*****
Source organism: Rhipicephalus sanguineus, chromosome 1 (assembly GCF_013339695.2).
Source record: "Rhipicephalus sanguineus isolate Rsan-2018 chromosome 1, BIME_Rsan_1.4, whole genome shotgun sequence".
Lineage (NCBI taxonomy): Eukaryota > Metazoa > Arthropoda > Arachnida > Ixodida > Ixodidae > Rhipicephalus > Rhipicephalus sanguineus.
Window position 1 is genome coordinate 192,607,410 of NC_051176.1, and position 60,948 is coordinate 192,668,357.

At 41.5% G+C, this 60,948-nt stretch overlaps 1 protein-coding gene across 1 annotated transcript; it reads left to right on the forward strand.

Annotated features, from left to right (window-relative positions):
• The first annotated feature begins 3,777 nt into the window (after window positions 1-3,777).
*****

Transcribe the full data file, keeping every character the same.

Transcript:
Source organism: Rhipicephalus sanguineus, chromosome 1 (assembly GCF_013339695.2).
Source record: "Rhipicephalus sanguineus isolate Rsan-2018 chromosome 1, BIME_Rsan_1.4, whole genome shotgun sequence".
Lineage (NCBI taxonomy): Eukaryota > Metazoa > Arthropoda > Arachnida > Ixodida > Ixodidae > Rhipicephalus > Rhipicephalus sanguineus.
Window position 1 is genome coordinate 192,607,410 of NC_051176.1, and position 60,948 is coordinate 192,668,357.

At 41.5% G+C, this 60,948-nt stretch overlaps 1 protein-coding gene across 1 annotated transcript; it reads left to right on the forward strand.

Annotated features, from left to right (window-relative positions):
• The first annotated feature begins 3,777 nt into the window (after window positions 1-3,777).